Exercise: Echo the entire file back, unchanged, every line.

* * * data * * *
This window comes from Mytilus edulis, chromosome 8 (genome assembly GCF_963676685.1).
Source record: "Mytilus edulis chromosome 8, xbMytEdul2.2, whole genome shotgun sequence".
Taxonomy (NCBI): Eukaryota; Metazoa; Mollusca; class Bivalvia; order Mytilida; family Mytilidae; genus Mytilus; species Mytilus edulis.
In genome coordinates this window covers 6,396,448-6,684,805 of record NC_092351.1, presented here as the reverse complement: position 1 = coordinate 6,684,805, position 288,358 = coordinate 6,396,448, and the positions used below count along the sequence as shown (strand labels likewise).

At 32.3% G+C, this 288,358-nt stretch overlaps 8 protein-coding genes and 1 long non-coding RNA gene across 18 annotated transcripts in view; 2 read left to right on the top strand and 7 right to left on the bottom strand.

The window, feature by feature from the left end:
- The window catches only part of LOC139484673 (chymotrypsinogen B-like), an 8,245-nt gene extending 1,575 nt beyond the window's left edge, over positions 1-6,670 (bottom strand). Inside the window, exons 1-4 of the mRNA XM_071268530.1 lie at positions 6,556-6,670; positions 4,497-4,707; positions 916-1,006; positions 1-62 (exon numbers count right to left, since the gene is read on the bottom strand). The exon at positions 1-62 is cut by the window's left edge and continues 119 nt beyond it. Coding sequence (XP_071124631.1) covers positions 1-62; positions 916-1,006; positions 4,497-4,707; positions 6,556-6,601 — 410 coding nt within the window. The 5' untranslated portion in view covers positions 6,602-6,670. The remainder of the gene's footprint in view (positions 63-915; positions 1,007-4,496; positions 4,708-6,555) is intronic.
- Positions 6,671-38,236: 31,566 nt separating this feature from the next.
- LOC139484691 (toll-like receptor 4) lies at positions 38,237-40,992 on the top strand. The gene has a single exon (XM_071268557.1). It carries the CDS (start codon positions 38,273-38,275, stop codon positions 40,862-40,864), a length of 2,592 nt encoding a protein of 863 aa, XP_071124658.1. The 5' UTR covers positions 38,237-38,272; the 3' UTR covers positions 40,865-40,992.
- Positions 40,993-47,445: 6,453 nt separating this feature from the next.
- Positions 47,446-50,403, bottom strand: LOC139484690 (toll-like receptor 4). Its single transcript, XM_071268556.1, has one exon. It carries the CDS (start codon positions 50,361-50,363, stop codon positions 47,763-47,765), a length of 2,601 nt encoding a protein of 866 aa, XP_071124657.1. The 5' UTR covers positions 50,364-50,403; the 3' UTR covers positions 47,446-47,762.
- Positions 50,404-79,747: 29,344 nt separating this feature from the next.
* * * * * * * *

This window comes from Mytilus edulis, chromosome 8 (genome assembly GCF_963676685.1).
Source record: "Mytilus edulis chromosome 8, xbMytEdul2.2, whole genome shotgun sequence".
Taxonomy (NCBI): Eukaryota; Metazoa; Mollusca; class Bivalvia; order Mytilida; family Mytilidae; genus Mytilus; species Mytilus edulis.
In genome coordinates this window covers 6,396,448-6,684,805 of record NC_092351.1, presented here as the reverse complement: position 1 = coordinate 6,684,805, position 288,358 = coordinate 6,396,448, and the positions used below count along the sequence as shown (strand labels likewise).

At 32.3% G+C, this 288,358-nt stretch overlaps 8 protein-coding genes and 1 long non-coding RNA gene across 18 annotated transcripts in view; 2 read left to right on the top strand and 7 right to left on the bottom strand.

The window, feature by feature from the left end:
- The window catches only part of LOC139484673 (chymotrypsinogen B-like), an 8,245-nt gene extending 1,575 nt beyond the window's left edge, over positions 1-6,670 (bottom strand). Inside the window, exons 1-4 of the mRNA XM_071268530.1 lie at positions 6,556-6,670; positions 4,497-4,707; positions 916-1,006; positions 1-62 (exon numbers count right to left, since the gene is read on the bottom strand). The exon at positions 1-62 is cut by the window's left edge and continues 119 nt beyond it. Coding sequence (XP_071124631.1) covers positions 1-62; positions 916-1,006; positions 4,497-4,707; positions 6,556-6,601 — 410 coding nt within the window. The 5' untranslated portion in view covers positions 6,602-6,670. The remainder of the gene's footprint in view (positions 63-915; positions 1,007-4,496; positions 4,708-6,555) is intronic.
- Positions 6,671-38,236: 31,566 nt separating this feature from the next.
- LOC139484691 (toll-like receptor 4) lies at positions 38,237-40,992 on the top strand. The gene has a single exon (XM_071268557.1). It carries the CDS (start codon positions 38,273-38,275, stop codon positions 40,862-40,864), a length of 2,592 nt encoding a protein of 863 aa, XP_071124658.1. The 5' UTR covers positions 38,237-38,272; the 3' UTR covers positions 40,865-40,992.
- Positions 40,993-47,445: 6,453 nt separating this feature from the next.
- Positions 47,446-50,403, bottom strand: LOC139484690 (toll-like receptor 4). Its single transcript, XM_071268556.1, has one exon. It carries the CDS (start codon positions 50,361-50,363, stop codon positions 47,763-47,765), a length of 2,601 nt encoding a protein of 866 aa, XP_071124657.1. The 5' UTR covers positions 50,364-50,403; the 3' UTR covers positions 47,446-47,762.
- Positions 50,404-79,747: 29,344 nt separating this feature from the next.